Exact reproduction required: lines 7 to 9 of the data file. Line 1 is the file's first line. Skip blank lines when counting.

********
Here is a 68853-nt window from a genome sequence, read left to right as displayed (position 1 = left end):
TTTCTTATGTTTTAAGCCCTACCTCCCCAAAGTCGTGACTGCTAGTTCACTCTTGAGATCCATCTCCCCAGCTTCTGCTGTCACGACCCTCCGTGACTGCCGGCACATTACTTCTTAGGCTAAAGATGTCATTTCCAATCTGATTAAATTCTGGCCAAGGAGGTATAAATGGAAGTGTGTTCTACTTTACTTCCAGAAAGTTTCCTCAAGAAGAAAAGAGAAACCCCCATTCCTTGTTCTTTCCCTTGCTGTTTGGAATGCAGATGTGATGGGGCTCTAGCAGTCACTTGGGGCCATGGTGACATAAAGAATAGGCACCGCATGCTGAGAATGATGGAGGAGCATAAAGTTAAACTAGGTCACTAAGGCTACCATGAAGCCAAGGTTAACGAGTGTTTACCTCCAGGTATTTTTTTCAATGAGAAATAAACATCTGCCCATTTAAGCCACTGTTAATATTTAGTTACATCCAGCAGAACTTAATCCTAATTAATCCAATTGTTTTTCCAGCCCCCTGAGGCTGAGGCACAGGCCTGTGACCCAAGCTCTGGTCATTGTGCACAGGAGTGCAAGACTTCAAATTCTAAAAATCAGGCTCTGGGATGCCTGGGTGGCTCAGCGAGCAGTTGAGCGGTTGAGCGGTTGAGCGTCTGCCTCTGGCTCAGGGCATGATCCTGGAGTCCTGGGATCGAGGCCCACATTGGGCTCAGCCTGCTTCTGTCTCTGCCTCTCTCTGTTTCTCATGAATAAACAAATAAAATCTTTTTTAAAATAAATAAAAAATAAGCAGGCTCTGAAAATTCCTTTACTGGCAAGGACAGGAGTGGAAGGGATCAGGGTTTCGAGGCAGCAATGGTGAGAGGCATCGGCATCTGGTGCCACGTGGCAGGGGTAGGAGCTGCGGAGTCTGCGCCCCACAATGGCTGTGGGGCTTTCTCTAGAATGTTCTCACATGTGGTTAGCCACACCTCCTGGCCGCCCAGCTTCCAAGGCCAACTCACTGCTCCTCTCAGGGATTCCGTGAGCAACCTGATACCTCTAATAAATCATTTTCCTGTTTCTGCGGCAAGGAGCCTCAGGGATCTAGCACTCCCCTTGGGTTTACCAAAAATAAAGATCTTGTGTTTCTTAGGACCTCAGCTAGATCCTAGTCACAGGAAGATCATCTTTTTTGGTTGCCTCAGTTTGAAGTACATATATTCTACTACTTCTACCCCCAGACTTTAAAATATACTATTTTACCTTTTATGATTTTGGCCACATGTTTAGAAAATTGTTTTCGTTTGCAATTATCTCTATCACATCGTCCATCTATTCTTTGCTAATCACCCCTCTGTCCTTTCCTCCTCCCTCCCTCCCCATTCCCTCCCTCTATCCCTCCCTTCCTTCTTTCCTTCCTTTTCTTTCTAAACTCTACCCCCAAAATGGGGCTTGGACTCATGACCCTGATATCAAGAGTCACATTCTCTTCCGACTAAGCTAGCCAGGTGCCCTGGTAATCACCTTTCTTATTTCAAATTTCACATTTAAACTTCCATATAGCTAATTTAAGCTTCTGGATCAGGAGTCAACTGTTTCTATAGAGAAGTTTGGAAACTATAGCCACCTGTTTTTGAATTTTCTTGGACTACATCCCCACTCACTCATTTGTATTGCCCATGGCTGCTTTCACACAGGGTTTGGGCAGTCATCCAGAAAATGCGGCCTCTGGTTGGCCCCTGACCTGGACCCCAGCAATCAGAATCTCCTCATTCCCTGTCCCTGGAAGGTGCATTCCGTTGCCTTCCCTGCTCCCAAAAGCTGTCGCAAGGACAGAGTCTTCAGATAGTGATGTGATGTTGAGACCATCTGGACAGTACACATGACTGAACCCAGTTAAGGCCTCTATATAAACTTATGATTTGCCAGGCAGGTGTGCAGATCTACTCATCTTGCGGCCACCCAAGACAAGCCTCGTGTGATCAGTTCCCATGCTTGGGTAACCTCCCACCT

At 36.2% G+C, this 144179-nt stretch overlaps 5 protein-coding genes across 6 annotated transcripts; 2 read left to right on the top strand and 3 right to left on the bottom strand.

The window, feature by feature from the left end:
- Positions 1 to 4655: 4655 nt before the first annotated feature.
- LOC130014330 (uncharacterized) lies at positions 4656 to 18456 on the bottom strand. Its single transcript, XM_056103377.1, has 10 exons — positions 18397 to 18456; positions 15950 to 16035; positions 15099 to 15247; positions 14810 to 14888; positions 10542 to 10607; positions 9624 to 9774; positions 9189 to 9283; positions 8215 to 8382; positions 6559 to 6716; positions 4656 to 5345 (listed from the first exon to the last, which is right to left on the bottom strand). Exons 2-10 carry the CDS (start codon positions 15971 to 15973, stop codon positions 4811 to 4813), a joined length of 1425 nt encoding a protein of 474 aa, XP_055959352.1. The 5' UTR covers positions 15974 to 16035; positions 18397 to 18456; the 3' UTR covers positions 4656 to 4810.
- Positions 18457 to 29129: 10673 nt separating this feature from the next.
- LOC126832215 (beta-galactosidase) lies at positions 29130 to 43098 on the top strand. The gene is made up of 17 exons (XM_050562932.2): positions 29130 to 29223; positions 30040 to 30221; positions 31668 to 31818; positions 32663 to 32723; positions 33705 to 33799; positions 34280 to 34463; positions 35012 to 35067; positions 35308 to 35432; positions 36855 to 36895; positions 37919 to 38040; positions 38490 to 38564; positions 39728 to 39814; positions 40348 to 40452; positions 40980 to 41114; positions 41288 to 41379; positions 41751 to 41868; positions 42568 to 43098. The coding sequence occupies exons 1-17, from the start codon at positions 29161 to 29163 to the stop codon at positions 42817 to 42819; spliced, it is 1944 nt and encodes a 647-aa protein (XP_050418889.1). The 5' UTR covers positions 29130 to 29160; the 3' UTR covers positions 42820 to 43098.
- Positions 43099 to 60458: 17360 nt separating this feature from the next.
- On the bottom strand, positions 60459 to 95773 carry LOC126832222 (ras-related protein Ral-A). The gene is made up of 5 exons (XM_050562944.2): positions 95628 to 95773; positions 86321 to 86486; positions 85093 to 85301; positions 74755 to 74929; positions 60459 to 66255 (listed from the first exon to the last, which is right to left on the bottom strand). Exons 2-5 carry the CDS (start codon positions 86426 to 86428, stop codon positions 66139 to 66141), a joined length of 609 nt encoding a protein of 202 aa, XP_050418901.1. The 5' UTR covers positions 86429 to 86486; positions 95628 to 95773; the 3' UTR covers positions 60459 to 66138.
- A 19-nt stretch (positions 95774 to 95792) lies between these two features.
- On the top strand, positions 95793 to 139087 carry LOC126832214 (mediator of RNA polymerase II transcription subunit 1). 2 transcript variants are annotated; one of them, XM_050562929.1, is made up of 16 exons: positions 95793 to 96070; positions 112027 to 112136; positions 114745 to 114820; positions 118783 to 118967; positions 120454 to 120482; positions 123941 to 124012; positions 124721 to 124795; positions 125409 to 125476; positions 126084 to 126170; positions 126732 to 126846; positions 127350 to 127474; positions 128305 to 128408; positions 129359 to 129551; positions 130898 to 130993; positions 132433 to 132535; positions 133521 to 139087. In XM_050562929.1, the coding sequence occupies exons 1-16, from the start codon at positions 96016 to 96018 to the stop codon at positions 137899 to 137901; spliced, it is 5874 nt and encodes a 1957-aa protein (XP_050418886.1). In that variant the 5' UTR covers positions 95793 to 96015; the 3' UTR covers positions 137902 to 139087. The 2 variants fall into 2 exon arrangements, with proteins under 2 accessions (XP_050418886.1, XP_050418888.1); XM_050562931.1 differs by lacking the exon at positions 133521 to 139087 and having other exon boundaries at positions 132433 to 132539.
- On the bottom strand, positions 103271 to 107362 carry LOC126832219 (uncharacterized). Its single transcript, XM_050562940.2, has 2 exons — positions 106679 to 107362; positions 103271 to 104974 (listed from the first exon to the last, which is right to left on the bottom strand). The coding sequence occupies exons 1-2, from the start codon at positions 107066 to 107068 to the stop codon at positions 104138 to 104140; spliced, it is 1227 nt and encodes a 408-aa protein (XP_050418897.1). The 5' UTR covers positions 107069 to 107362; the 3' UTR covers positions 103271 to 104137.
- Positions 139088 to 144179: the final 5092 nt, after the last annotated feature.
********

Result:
- Positions 18457 to 29129: 10673 nt separating this feature from the next.
- LOC126832215 (beta-galactosidase) lies at positions 29130 to 43098 on the top strand. The gene is made up of 17 exons (XM_050562932.2): positions 29130 to 29223; positions 30040 to 30221; positions 31668 to 31818; positions 32663 to 32723; positions 33705 to 33799; positions 34280 to 34463; positions 35012 to 35067; positions 35308 to 35432; positions 36855 to 36895; positions 37919 to 38040; positions 38490 to 38564; positions 39728 to 39814; positions 40348 to 40452; positions 40980 to 41114; positions 41288 to 41379; positions 41751 to 41868; positions 42568 to 43098. The coding sequence occupies exons 1-17, from the start codon at positions 29161 to 29163 to the stop codon at positions 42817 to 42819; spliced, it is 1944 nt and encodes a 647-aa protein (XP_050418889.1). The 5' UTR covers positions 29130 to 29160; the 3' UTR covers positions 42820 to 43098.
- Positions 43099 to 60458: 17360 nt separating this feature from the next.